As noted, I spent like 5 mins on the internet to give you a couple options, only for you to complain about the options, jesus wept.
I'll continue to be surprised about the level of entitlement, but I really shouldnt be.
Besides, give me a day and I could probably come up with a pretty darn good pair of pants, especially if I am going to a specialty custom pants maker who could advise me, just like a custom frame builder would do...
I've ridden VPP, DW-link, yetis (I took my entitled self to Outerbike several years ago)...the suspension is better. If you could get that level of performance from a single pivot, no one would be spending the time and resources to refine their designs.
Why wouldnt that just be a trait of the individual youre dealing with rather than East vs West?
you want to beleive that some DW link is magic, who am I to tell you otherwise. You want to believe that the myriad of custom frame builders out there cant for some reason provide you with what you want, sure. You want to argue with some random dude who lists you a couple options to explore, and tell him hes wrong, cool. You want to believe you couldnt take a frame building course and learn to do to cool stuff on your own, I cant stop you.
But man, if youre gonna close every door that someone opens for you to support your beliefs, thats your prerogative, and who am I to tell you that options exist, and have for decades.
All that being said, even with the additional $100 spent with an experienced shop, would you give it a thumbs up?
Custom geo, and frames have been available for decades, you simply need to do some work on your own to find them, discuss with them, work with them to develop what you want. Atherton is simply making it a HAppy meal for you, packaging it into a nice little website, and advertising it. Theres nothing wrong with that, and its an interesting idea, I wish them all the luck in the world. I was very interested, am on their mailing list, even spent some time trying to sort out what I was looking for, and then costs.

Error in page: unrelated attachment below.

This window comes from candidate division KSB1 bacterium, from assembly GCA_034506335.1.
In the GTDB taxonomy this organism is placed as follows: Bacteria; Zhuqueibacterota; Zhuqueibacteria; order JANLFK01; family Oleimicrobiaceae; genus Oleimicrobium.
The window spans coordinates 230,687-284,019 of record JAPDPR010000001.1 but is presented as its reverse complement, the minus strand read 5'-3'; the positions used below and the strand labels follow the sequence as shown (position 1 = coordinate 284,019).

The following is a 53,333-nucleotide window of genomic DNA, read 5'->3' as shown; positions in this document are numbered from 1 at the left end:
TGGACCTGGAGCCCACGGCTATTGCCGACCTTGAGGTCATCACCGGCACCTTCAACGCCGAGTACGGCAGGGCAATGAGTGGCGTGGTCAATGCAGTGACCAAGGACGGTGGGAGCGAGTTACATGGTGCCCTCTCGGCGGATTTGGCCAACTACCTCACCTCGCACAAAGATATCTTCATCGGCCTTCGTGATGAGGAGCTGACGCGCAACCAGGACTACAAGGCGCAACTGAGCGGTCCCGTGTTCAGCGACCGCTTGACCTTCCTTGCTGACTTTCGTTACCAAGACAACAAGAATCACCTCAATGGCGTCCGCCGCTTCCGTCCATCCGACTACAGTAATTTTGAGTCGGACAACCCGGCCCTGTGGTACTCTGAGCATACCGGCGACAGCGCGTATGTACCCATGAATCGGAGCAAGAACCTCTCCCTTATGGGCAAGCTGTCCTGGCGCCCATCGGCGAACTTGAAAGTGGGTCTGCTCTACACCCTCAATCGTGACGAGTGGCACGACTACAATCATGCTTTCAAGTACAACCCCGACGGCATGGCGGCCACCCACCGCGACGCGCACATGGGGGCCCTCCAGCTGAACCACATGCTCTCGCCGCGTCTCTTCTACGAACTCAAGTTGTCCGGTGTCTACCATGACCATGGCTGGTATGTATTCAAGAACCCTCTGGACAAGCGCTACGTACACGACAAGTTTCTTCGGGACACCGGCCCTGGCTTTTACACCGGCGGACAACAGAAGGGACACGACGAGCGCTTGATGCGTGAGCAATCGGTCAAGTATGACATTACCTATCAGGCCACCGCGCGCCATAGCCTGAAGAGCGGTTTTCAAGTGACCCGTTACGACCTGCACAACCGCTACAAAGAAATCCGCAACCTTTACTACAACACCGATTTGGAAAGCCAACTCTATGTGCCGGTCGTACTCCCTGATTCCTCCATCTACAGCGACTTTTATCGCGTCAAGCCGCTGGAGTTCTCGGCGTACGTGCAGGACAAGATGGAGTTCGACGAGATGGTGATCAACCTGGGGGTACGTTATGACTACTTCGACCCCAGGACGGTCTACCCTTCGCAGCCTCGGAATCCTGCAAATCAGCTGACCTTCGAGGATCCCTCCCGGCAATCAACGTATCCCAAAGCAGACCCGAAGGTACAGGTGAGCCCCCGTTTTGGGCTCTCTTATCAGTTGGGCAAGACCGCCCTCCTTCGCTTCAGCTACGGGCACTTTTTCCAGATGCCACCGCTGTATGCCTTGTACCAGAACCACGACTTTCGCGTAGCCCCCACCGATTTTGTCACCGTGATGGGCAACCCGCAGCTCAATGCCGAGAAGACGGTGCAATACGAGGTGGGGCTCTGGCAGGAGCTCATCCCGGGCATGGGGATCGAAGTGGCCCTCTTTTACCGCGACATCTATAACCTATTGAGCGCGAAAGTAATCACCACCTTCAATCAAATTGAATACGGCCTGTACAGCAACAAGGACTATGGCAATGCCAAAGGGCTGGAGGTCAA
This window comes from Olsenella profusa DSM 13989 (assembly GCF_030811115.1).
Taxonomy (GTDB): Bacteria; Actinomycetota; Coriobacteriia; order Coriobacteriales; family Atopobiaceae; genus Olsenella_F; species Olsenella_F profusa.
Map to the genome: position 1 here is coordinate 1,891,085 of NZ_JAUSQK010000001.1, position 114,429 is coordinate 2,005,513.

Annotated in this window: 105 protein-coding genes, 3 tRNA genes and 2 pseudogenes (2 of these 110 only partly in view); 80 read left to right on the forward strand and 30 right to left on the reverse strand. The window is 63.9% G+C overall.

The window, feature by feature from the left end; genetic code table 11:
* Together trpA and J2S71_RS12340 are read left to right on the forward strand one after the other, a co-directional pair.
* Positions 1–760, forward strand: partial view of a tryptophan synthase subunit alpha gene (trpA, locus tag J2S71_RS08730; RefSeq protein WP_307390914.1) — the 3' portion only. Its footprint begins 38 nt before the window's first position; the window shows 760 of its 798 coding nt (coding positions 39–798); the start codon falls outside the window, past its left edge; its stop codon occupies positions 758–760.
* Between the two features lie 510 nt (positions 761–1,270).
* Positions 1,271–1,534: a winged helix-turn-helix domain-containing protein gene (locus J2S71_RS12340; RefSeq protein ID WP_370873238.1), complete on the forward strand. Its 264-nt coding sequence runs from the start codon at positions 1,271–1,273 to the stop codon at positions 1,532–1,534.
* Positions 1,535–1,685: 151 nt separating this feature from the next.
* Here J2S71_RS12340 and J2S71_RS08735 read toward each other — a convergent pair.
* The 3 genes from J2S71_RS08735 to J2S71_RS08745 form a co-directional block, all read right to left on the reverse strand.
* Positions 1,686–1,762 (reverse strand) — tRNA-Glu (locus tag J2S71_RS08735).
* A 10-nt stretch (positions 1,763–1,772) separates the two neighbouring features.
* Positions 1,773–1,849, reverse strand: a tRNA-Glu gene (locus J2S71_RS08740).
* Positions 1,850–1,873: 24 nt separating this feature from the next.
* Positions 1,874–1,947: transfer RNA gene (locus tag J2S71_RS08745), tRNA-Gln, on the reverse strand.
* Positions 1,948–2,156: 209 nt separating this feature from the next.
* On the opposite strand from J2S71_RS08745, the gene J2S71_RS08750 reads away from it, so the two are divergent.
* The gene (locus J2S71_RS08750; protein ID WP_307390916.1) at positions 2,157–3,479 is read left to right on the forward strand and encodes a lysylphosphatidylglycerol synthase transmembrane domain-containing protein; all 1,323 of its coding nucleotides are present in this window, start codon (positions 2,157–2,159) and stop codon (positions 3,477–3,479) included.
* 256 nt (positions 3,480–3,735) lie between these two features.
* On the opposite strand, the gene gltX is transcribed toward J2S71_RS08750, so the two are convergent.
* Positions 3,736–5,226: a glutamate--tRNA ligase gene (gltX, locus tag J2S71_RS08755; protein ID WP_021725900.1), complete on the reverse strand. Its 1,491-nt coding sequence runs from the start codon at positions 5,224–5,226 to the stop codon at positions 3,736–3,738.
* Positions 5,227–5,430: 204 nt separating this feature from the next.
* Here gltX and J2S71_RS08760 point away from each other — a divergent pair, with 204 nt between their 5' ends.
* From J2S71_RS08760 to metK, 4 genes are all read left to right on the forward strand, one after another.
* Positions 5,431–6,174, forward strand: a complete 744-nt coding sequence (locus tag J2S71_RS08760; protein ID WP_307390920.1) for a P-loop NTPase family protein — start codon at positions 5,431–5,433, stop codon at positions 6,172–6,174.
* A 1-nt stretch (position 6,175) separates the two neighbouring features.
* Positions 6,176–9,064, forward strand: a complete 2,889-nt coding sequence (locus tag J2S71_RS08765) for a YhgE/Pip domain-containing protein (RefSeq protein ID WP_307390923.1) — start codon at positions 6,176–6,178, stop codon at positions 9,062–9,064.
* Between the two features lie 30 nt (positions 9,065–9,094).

For me, at the time, I could do something similar, more locally, and get what I wanted. I dont seem to play well with DW link bikes, they dont seem to work well for my lack of riding ability.
Custom is great if you need a road/gravel bike and either you are oddly proportioned, or at either extreme of the height spectrum. Custom mountain makes sense if you want to get an extreme geo...now that the majority of manufacturers have sorted geo, unless you just want to be different, or special, why go there?
DW link is not magic...but it is one of the better designs I have ridden. I stand by the idea that full suspension is better left to a larger manufacturer, or boutique brand (Atherton) that has invested in the engineering. There is a difference between the art of frame building, and the science of kinematics. How is pointing that out "entitled"?
Custom fit mtb is also not just a want. When you live in area where the only way to get to the downs is to ride up you spend way more time climbing and being in an efficient position pays diviends in saving eenrgy and preventing injuries. As someone with somewaht fragile knees, ensuring my position on the bike is optimal is important. I agree taht more people can get away with a production bike in a set size but having teh option of specing a bike exactly the way you want it to fit you is an awesome option and it's freaking fun building bikes.
"Myself and quite a few others have built bikes that definitely go toe to toe with the big brands. Yeah, I am biased but the proof is in the pudding."
I'm talking primarily about my experience with mass production though and it may not apply to frames. I indeed doubt that the Taiwanese factory that some British steel brands work with would allow frames with mistakes leave their factory. I do agree in hindsight that my post could come across as generalizing so I should at the very least nuance that.